Former Group Managing Director of the Nigerian National Petroleum Corporation, NNPC, Mr. Mohammed Barkindo has emerged as the secretary-general of the Organisation of Petroleum Exporting Countries, OPEC.
Barkindo was nominated by the federal government for the position.
He served as acting secretary-general of OPEC in 2006, as well as representing Nigeria at the organisation.
A Nigerian oil technocrat, Barkindo was a front runner in the race to become the next secretary general of the OPEC.
This is due to rising tensions between OPEC leaders in Saudi Arabia, Iran and Iraq, which has prevented members from choosing candidates proposed by those countries.
He replaced Libya’s Abdalla Salem el-Badri who has been OPEC’s secretary-general for over nine years.
El-Badri was supposed to leave at the end of 2012, but his tenure was extended due to the fact that member countries of the organisation were unable to reach a consensus on his replacement.
OPEC delegates had previously mentioned that Nigeria or Angola were the most likely countries to produce the cartel’s leader because they were neutral in the group’s geopolitical disagreements.
It is worthy to note that the secretary-general is not a decision maker at OPEC.
Just like el-Badri, his key role will be brokering agreements and bridging differences between OPEC’s fractious members on production policies.
Barkindo started his career as a member of the Nigerian delegation to OPEC in 1986 when the late Dr Rilwanu Lukman was Minister of Petroleum Resources, then called Rilwanu Lukman’s right-hand man.
He later became the national representative for OPEC between 1993 and 2008.
Barkindo was the deputy managing director of the Nigerian Liquefied Natural Gas, NLNG, a joint venture between NNPC, Shell Gas BV, Total and Eni, between 1993 and 2008.
He served as the acting secretary general of OPEC in 2006 after Edmund Dakour.
He also served as head of the NNPC’s London office, managing director of NNPC’s Oil and Gas Trading Division, NNPC group executive director, managing director, Hyson & Sons, group general manager, Corporate Investments, president, Duke Oil Inc, and President of NAPOIL Inc.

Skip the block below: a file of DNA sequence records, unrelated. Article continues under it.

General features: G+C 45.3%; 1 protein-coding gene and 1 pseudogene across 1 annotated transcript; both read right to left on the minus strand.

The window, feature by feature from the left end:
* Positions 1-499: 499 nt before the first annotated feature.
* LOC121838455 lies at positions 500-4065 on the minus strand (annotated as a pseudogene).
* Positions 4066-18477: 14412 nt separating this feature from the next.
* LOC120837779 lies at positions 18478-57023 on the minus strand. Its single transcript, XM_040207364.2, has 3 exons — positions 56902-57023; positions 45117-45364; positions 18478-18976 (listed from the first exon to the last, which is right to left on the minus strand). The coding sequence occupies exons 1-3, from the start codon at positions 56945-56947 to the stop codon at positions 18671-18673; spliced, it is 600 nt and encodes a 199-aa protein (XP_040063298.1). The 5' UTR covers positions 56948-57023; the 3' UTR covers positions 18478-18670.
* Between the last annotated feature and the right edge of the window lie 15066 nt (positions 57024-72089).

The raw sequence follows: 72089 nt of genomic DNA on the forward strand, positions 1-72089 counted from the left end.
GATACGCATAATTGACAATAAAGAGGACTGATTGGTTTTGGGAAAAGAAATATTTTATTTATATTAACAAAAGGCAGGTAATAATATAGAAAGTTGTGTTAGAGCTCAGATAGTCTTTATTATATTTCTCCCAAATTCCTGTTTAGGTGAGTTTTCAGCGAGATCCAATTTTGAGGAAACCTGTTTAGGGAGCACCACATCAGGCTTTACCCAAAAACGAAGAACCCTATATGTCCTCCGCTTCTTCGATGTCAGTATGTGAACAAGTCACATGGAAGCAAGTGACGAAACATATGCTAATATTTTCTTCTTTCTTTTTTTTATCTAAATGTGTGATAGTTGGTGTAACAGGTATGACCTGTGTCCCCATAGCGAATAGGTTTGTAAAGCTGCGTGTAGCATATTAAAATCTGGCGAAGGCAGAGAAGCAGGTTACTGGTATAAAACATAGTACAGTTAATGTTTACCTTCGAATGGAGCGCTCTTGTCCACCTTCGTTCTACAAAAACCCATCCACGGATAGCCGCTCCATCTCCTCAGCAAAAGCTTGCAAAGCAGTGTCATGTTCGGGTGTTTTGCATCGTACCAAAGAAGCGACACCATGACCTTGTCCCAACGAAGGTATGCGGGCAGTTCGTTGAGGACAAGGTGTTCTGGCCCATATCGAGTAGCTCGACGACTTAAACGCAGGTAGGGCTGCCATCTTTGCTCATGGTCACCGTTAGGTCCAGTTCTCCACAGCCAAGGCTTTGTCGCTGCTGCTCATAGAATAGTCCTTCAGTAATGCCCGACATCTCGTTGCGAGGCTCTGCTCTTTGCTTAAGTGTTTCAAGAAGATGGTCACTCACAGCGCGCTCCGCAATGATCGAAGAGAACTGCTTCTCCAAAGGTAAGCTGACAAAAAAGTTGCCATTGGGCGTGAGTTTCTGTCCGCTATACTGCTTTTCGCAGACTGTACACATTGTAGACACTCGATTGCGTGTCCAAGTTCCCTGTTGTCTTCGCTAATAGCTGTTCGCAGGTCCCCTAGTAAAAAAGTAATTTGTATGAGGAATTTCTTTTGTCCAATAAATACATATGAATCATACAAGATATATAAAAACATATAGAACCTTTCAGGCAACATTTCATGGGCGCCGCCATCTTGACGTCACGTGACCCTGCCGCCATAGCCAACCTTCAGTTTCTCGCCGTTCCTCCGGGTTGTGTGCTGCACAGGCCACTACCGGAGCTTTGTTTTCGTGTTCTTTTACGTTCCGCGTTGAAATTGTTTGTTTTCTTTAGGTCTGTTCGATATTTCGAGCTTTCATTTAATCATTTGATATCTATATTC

OPEC conference began on Wednesday as the world awaits the consensus of the meeting between OPEC oil ministers scheduled to take place in Vienna.
Saudi Arabia’s Energy Minister Khalid Al-Falih said the kingdom would not shock the oil market and would take a “gentle” approach as it wants long-term stability.
“(In the past) prices have shot up too high, they have shot down too low and have stayed too low for too long in my view.
“Everybody is very satisfied with the market. The market is rebalancing as we speak. Demand is extremely healthy and robust. Non-Opec supply is declining. Prices will respond to the rebalancing of the market,” Al-Falih told reporters in Vienna.
In his opening address, HE Mohammed Bin Saleh Al-Sada, Qatar’s Minister of Energy and Industry and president of the OPEC Conference, said that, “Since we last met in Vienna on December 4, 2015, we have seen further volatility in the global oil market.
“The OPEC Reference Basket fell from around $38 per barrel in December 2015 to a low of just over $22 per barrel in mid-January 2016, before a steady climb saw the price rise above $40 per barrel by the end of April and then climb further in May.
“These recent price developments are welcome; particularly, with one eye on the industry’s future investment requirements.
“Global exploration and production spending fell by around 20 per cent last year, and a further 15 per cent drop is anticipated this year. This is a major concern for an industry that generally sees investments increasing year on year to sustain production.
“With regard to global economic growth, the story remains somewhat patchy. While the estimated 2016 growth of 3.1 per cent is higher than that of 2015, it has been revised down slightly since our December meeting.
“World oil demand this year remains healthy, with growth of over 1.2 million barrels per day. The majority of this will come from non-OECD countries, but OECD countries are also expected to see some growth in every quarter this year.”


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